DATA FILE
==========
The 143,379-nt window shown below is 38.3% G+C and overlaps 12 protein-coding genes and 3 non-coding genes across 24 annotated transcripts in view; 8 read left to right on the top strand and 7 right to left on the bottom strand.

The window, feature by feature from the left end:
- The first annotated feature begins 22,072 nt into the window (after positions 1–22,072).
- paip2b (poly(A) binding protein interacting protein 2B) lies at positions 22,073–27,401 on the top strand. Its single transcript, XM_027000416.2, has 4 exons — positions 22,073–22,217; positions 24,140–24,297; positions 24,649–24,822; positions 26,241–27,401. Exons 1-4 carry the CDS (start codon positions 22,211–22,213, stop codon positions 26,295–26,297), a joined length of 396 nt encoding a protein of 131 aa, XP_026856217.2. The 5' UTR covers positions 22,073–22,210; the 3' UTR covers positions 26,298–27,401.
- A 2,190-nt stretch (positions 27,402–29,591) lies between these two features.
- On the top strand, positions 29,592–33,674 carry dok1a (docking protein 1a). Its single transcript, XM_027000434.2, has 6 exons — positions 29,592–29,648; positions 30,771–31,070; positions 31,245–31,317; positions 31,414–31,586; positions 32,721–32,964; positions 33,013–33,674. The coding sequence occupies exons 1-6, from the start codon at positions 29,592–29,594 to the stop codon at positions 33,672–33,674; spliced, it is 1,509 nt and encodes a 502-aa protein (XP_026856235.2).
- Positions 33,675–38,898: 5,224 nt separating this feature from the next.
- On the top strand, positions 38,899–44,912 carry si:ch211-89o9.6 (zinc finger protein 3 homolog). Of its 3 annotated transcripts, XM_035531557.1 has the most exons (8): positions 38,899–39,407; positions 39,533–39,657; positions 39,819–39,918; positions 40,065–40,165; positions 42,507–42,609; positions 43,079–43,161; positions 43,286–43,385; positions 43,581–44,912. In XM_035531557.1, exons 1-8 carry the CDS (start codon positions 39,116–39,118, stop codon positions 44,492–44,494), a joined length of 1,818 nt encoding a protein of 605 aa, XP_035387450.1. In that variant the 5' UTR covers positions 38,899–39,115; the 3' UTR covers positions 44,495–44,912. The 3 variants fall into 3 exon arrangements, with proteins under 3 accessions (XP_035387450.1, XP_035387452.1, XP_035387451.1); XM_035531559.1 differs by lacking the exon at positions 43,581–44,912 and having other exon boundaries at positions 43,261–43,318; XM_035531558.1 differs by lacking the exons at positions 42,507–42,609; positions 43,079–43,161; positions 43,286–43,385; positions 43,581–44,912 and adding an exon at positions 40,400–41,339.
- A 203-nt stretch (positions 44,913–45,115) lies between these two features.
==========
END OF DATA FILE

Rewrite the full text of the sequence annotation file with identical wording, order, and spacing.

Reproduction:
The 143,379-nt window shown below is 38.3% G+C and overlaps 12 protein-coding genes and 3 non-coding genes across 24 annotated transcripts in view; 8 read left to right on the top strand and 7 right to left on the bottom strand.

The window, feature by feature from the left end:
- The first annotated feature begins 22,072 nt into the window (after positions 1–22,072).
- paip2b (poly(A) binding protein interacting protein 2B) lies at positions 22,073–27,401 on the top strand. Its single transcript, XM_027000416.2, has 4 exons — positions 22,073–22,217; positions 24,140–24,297; positions 24,649–24,822; positions 26,241–27,401. Exons 1-4 carry the CDS (start codon positions 22,211–22,213, stop codon positions 26,295–26,297), a joined length of 396 nt encoding a protein of 131 aa, XP_026856217.2. The 5' UTR covers positions 22,073–22,210; the 3' UTR covers positions 26,298–27,401.
- A 2,190-nt stretch (positions 27,402–29,591) lies between these two features.
- On the top strand, positions 29,592–33,674 carry dok1a (docking protein 1a). Its single transcript, XM_027000434.2, has 6 exons — positions 29,592–29,648; positions 30,771–31,070; positions 31,245–31,317; positions 31,414–31,586; positions 32,721–32,964; positions 33,013–33,674. The coding sequence occupies exons 1-6, from the start codon at positions 29,592–29,594 to the stop codon at positions 33,672–33,674; spliced, it is 1,509 nt and encodes a 502-aa protein (XP_026856235.2).
- Positions 33,675–38,898: 5,224 nt separating this feature from the next.
- On the top strand, positions 38,899–44,912 carry si:ch211-89o9.6 (zinc finger protein 3 homolog). Of its 3 annotated transcripts, XM_035531557.1 has the most exons (8): positions 38,899–39,407; positions 39,533–39,657; positions 39,819–39,918; positions 40,065–40,165; positions 42,507–42,609; positions 43,079–43,161; positions 43,286–43,385; positions 43,581–44,912. In XM_035531557.1, exons 1-8 carry the CDS (start codon positions 39,116–39,118, stop codon positions 44,492–44,494), a joined length of 1,818 nt encoding a protein of 605 aa, XP_035387450.1. In that variant the 5' UTR covers positions 38,899–39,115; the 3' UTR covers positions 44,495–44,912. The 3 variants fall into 3 exon arrangements, with proteins under 3 accessions (XP_035387450.1, XP_035387452.1, XP_035387451.1); XM_035531559.1 differs by lacking the exon at positions 43,581–44,912 and having other exon boundaries at positions 43,261–43,318; XM_035531558.1 differs by lacking the exons at positions 42,507–42,609; positions 43,079–43,161; positions 43,286–43,385; positions 43,581–44,912 and adding an exon at positions 40,400–41,339.
- A 203-nt stretch (positions 44,913–45,115) lies between these two features.